## 7CCMMS16T -- Algebraic Curves

• Office: S5.29
• Office hours: Fri 14:00-16:00
• Lecture times and place (begins on 27 Sep.): Fri 9:00-11:00 STRAND S5.20
• Tutorials (begins on 4 Oct.): Fri 11:00-12:00 STRAND S5.20
• References: These are some of the books that I will be drawing from for the lectures
• Simon Donaldson, Riemann Surfaces
• Ernesto Girondo, Gabino González-Diez, Introduction to Compact Riemann Surfaces and Dessins d'Enfants
• Frances Kirwan, Complex algebraic curves
• Send me an e-mail if you are going to continue with this course.

### Lecture notes

Here are the lecture notes. They are mostly taken from the above references. I will be updating these as we go along.

### Revision lecture

Revision lecture is on 23 April 2020 Thursday 2-4 pm via online video conference. Hopefully, you received an email about this from me. If you haven't, please contact me by e-mail as soon as possible.

### Homework

Homework will appear here.

### Past Exams

Please don't worry too much about the exam. Focus on learning the material and you will be fine. I have included hand-written solutions to Exam 2019 to give you an idea of how to organize your solutions.

### Computer Experiments

Here I plan to record various code snippets. I encourage you to experiment with these in order to get a feel for the material of the course.
This is strictly experimental and non-examinable material. I plan to use SageMath (a free open-source mathematics software licensed under GPL).
You can either install it on your computer or if you just want to check out how it works, you can use the sagecell given in the bottom of this page.
Feel free to submit code that would go here by e-mail. I'll post it here with an acknowledgment.

• Draw algebraic curves over real numbers (RR). Here is an elliptic curve:

 R.<x,y>=AffineSpace(RR, 2) C = Curve([y^2 - x^3 +x], R) C.plot() 
Try different curves. Here are some interesting ones: y^2+x^4-x^2 (eight curve), y^4+x^4-1 (square),  y^2-x^3-7 (the Bitcoin curve), (x^2+y^2-1)^3+27*x^2*y^2 (astroid).

Or you can draw a random one (of degree 4 over rationals QQ) as follows:

 P.<x,y> = PolynomialRing(QQ) p = P.random_element(degree=4, terms=15) print p R.<x,y> = AffineSpace(QQ, 2) C = Curve(p, R) C.plot()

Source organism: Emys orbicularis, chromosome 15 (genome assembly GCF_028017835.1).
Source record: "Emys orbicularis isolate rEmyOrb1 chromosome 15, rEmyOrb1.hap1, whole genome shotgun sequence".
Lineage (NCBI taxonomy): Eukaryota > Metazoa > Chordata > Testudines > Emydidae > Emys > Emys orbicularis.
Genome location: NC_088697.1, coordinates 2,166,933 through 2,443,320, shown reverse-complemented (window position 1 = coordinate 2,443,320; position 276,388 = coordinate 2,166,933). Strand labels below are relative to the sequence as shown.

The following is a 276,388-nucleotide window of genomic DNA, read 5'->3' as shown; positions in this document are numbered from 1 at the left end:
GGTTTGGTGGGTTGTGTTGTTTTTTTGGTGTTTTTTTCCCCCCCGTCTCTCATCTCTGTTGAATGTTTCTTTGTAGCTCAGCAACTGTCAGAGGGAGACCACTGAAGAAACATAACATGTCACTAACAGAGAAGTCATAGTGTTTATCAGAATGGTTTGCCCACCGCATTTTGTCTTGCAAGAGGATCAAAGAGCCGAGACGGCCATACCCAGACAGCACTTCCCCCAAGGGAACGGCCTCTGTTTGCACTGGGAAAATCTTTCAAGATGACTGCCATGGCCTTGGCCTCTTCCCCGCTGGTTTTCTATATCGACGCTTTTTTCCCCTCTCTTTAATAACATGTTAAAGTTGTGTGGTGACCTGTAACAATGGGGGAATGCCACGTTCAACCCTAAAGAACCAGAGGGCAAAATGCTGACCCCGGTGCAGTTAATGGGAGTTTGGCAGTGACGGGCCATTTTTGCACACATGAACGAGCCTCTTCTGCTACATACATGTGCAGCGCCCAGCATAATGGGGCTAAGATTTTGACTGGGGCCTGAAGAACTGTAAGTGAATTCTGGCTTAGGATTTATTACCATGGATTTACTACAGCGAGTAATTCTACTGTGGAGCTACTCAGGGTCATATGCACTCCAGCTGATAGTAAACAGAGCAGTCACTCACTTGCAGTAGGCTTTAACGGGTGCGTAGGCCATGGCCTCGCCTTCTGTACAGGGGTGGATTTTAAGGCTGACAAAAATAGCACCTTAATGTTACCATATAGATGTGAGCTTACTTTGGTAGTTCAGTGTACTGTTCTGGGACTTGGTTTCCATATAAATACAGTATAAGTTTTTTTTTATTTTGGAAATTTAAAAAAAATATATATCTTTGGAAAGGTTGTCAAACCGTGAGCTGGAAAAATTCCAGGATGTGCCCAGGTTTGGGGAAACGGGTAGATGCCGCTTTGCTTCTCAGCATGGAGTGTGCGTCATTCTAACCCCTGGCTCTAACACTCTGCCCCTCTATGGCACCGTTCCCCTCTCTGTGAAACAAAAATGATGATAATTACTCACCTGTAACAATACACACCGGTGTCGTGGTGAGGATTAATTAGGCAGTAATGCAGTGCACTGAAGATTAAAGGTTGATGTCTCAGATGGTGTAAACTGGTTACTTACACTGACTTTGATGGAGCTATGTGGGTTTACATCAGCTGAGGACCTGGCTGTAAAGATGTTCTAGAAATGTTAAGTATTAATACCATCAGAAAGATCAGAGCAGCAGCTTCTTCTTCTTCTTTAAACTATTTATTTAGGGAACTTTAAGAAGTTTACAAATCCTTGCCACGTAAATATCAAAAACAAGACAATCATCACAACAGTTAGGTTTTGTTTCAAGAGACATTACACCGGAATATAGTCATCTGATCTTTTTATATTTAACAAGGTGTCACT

You maybe lucky and get a curve like this one that I got

 x^4 - x^2*y^2 + y^4 - x^3 - 5*x^2 + 17/539*y^2 + x - 7/3

For some unexplainable reason I get happy when I get a compact curve.

• Check if a polynomial of two variables (over complex numbers CC) is reduced (square-free).

 P.<x,y>=PolynomialRing(CC) f = x^4+x*y^3+x^3*y+y^4 gcd([f,f.derivative(x),f.derivative(y)]) 
If gcd is not a constant, then the polynomial is not reduced. To find the reduced polynomial replace the last line with

 f//gcd([f,f.derivative(x),f.derivative(y)]) 
(Working over CC, Sage does not always simplify the constants appearing in the computation. This is not important as we only care about polynomials up to constant factors.)

• Check if an algebraic curve defined by a polynomial is singular (over complex numbers).

 R.<x,y>=AffineSpace(CC, 2) C = Curve([(x^2+y^2-1)^3+27*x^2*y^2], R) C.is_singular() 

and find the singular points

 C.singular_points() 

• This computes the Taylor expansion at a point (x_0,y_0) = (3,-1) up to degree d =10

 x,y = var("x y") taylor(x^2*y + x*y^2 - 4*x*y + x + 9*y, (x,3), (y,-1),10) 

• This empty spot is waiting for you to submit code that computes the multiplicity and the tangent cone of a singularity.  
• This empty spot is waiting for you to submit code that expresses a homogeneous polynomial in two variables as a product of linear forms.  
• Here is how you draw the Newton polytope of a polynomial

 R.<x,y>=AffineSpace(CC, 2) p = CC(3+4*I)*x^2 + CC(1+I)*x*y + y + x - x^2*y + 3*y^3 P= p.newton_polytope() ; P 

and here is how you can see the Minkowski sum of two polyhedra

 X = Polyhedron(vertices=[(0,1),(1,0),(0,0),(1,1)]) Y = Polyhedron(vertices=[(0,0), (0,1), (2,3)]) X+Y 

• The following code determines whether a bivariate square-free polynomial p is irreducible over the complex numbers. The number of irreducible components of p is given by the output of [2].
This code uses quite sophisticated techniques that go beyond the scope of this course but it could be useful as a blackbox which is why it is included here.

 singular.lib('deRham.lib') R = singular.ring('0','(x,y)','dp') p = singular('x^6+x^2*y^4+y^2*x^4+y^6') L = singular.list([p]) singular.deRhamCohomology(L); 

• Compute the projectivization of an affine curve

 R.<x,y>=AffineSpace(CC, 2) C = Curve(y - x^3 + x - 1, R) C.projective_closure() 

• Compute the affine patch of a projective curve

 P.<x,y,z> = ProjectiveSpace(CC, 2) C = Curve(x^3 - x^2*y + y^3 - x^2*z, P) C.affine_patch(0) 
Use  C.affine_patch(1)  or  C.affine_patch(2) for other patches.